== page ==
All lectures are given at the Clarion Hotel, Cork City Centre: see, Menu: Our Sponsor and Supporters
Each lecture begins at 7:45 p.m. †
7 October 2015 Peter Murray *
The Artistic Legacy of the Lusitania
The lecture will focus on several passengers on the Lusitania who died when the ship went down, and chart their influence on Irish art. Sir Hugh Lane is obviously the best known of these passengers.
Others who died included Elbert and Alice Moore Hubbard who were supporters of the Arts and Crafts movement, and were patrons of the Irish sculptor Jerome Connor.
Connor went on to create the Lusitania Memorial in Cobh.
4 November 2015 Mary Jane Boland *
Constructing Identity? Art and patronage in Ireland 1800-1830
Throughout the nineteenth century, Ireland had a particularly anomalous political and economic relationship with its closest neighbour – being both a part of Britain but also separate from it. To date, paintings of Irish life from this period have tended to be viewed through an ‘outsider’s’ lens – scholars have interrogated how a national character for Ireland was created amongst audiences in Britain using images of the Irish rural poor following the union of parliaments in 1801. But how were these images of Irish local life understood within Ireland itself?
This lecture will challenge ‘outsider’ notions of Irish national character by investigating how the Irish actually perceived themselves during the first three decades of the union with Britain. Although many of the images we will look at were eventually exhibited in London, they were usually first shown to Irish audiences. From this perspective, it becomes clear that artists in Ireland, like Nathaniel Grogan, Joseph Peacock, William Turner de Lond and John Mulvany, were primarily creating their images with the intention (or hope) of selling them to an Irish market . Thus, we will consider how market scenes, domestic interiors, fair days, busy streets and enduring landscapes were used by artists working in Ireland to project the ideologies, attitudes and interests of their local collectors (and spectators). Did artists (and their patrons) use images of the nation (both land and people) as a means to affirm their status as a citizens of Ireland, unique and separate from their British counterparts?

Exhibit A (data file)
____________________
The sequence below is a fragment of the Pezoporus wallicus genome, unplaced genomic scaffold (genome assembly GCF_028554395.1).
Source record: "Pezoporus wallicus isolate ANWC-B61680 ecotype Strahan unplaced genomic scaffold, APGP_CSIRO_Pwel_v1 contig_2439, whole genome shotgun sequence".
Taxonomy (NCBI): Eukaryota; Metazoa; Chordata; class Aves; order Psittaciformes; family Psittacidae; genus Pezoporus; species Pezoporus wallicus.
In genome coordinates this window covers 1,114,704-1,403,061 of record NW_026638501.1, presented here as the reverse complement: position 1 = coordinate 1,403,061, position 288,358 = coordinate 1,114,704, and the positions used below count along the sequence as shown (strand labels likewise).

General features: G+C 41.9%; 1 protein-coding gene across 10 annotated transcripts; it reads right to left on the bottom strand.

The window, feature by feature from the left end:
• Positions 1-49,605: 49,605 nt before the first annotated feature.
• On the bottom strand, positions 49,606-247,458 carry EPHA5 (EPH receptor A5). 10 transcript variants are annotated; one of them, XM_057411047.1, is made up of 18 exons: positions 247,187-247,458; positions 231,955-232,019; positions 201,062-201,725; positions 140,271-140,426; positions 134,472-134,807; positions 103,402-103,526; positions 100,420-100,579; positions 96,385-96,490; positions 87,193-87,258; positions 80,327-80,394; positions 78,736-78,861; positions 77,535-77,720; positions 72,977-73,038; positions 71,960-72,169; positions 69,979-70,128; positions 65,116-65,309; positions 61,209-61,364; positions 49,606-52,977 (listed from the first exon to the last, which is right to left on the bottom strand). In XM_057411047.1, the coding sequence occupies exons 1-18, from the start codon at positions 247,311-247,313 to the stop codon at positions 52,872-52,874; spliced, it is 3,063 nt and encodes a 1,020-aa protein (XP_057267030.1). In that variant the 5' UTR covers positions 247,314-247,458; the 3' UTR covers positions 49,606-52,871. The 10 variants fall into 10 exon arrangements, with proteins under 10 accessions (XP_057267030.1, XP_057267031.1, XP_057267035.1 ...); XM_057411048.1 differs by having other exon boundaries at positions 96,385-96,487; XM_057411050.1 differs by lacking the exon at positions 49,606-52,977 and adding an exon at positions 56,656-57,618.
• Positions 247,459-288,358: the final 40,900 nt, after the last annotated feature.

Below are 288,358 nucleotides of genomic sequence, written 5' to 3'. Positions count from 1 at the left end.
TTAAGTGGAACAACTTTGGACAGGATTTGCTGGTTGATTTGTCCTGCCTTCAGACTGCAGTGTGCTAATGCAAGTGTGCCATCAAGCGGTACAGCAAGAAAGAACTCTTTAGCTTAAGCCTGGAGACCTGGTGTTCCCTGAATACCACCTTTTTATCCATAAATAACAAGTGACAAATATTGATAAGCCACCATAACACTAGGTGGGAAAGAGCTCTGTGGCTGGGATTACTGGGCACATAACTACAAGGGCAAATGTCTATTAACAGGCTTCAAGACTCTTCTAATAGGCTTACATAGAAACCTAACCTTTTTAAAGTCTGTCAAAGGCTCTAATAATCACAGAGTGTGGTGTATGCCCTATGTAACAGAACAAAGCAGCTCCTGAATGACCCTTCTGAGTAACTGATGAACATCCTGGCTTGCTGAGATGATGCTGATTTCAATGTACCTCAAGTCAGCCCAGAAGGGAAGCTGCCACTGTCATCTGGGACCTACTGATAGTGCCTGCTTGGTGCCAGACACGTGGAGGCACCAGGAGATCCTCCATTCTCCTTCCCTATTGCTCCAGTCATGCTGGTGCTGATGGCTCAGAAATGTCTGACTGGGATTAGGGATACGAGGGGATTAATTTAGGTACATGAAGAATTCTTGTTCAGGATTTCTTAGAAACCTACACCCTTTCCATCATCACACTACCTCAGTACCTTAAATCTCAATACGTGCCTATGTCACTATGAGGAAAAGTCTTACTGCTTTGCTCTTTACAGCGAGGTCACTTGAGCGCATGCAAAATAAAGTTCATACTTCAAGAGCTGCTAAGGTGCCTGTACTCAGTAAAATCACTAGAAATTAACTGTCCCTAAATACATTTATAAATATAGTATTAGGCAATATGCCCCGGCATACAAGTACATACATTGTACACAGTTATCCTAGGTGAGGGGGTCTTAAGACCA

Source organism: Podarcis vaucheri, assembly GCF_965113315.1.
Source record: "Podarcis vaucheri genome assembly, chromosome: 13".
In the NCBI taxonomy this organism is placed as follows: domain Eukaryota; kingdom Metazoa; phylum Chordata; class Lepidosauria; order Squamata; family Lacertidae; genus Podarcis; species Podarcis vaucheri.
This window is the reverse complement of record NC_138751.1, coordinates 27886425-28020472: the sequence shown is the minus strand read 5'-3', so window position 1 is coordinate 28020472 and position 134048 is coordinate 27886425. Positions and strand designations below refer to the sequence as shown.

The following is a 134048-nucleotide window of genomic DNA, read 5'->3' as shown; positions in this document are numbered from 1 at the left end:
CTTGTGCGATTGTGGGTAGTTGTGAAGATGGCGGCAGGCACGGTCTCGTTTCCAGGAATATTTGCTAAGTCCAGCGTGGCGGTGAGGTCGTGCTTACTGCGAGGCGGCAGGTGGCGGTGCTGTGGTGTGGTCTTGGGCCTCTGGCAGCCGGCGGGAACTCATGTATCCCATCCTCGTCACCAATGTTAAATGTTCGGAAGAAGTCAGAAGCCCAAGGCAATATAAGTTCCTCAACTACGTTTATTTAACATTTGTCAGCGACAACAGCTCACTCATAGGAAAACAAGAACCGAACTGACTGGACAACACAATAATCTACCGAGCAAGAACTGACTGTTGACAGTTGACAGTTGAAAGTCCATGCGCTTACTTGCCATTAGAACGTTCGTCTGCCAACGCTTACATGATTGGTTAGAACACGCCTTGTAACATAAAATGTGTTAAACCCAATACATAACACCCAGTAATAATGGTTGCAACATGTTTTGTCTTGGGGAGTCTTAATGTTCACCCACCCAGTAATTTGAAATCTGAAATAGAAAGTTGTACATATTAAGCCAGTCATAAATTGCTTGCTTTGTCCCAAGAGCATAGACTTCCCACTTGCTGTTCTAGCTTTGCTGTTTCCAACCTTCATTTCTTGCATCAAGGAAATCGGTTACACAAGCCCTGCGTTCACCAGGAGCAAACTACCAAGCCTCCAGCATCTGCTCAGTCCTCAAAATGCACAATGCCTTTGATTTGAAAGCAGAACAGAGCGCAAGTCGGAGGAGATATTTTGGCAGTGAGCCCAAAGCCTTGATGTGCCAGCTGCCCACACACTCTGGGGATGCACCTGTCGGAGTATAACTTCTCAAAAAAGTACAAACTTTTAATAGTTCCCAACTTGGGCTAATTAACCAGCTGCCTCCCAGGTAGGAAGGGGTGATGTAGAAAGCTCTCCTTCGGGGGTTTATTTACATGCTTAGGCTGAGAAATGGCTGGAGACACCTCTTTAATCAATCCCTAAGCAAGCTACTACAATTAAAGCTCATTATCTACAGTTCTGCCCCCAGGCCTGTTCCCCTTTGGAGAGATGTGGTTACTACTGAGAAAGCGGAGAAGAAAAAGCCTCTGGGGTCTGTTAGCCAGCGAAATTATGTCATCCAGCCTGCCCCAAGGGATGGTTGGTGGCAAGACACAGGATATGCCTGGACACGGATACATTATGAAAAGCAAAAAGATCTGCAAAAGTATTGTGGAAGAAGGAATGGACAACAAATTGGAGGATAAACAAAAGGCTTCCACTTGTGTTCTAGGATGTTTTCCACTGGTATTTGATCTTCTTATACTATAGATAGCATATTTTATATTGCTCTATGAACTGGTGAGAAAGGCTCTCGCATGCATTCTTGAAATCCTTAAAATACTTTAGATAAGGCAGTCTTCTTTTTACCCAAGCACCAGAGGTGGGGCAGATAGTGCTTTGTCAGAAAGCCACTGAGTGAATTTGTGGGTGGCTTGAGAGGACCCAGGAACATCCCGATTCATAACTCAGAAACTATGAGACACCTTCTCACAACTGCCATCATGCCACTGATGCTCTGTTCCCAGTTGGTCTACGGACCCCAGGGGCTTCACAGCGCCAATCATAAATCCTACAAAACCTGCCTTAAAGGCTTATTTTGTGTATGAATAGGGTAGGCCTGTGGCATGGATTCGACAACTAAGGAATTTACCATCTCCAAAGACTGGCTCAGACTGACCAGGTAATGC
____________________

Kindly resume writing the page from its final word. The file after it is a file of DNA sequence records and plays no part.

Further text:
The lecture will argue that images of the day to day activities were used by an urban, educated elite to project a national identity for Ireland that was distinct from Britain. It will show how a unique type of “Irish” art emerged in the first part of the nineteenth century – an art that was about proving the nation’s contemporary worth both as a part of, but also independent from, the British Empire.
2 December 2015 Kevin Honan *
The Spirit and the Letter: Pilgrims, Books and Wild Ink
Calligraphy has changed. While the long past of the craft gives us a rich combination of expressive possibilities and artistic forms, the present age of eclectic adaptation is generating a new kind of artwork which combines the highest craft skills with contemporary imagery and motifs. Calligraphy has also pushed its way into the new technologies of digital production and reproduction and it has found new surfaces to embellish: bodies and walls.
Kevin Honan’s talk will explore both the old and the new world of the Letter Arts. There will be an opportunity to see a small display of work by Irish calligraphers, including the Book of Pilgrims.
The subtitle, “Pilgrims, Books and Wild Ink” refers to the range of material covered in the lecture:
1. traditional calligraphy, with the Irish travelling all over Europe and setting up monasteries out of which came great manuscripts such as the Book of Kells from Iona,
2. modern handmade books, and
3. more abstract expressive work.
Kevin will bring the beautiful Book of Pilgrims with him as well as some other works of calligraphy that will be on display.
3 February 2016 James Cronin *
Different stories to be told and lived: recovering the designers of the mosaic floor in the Honan Chapel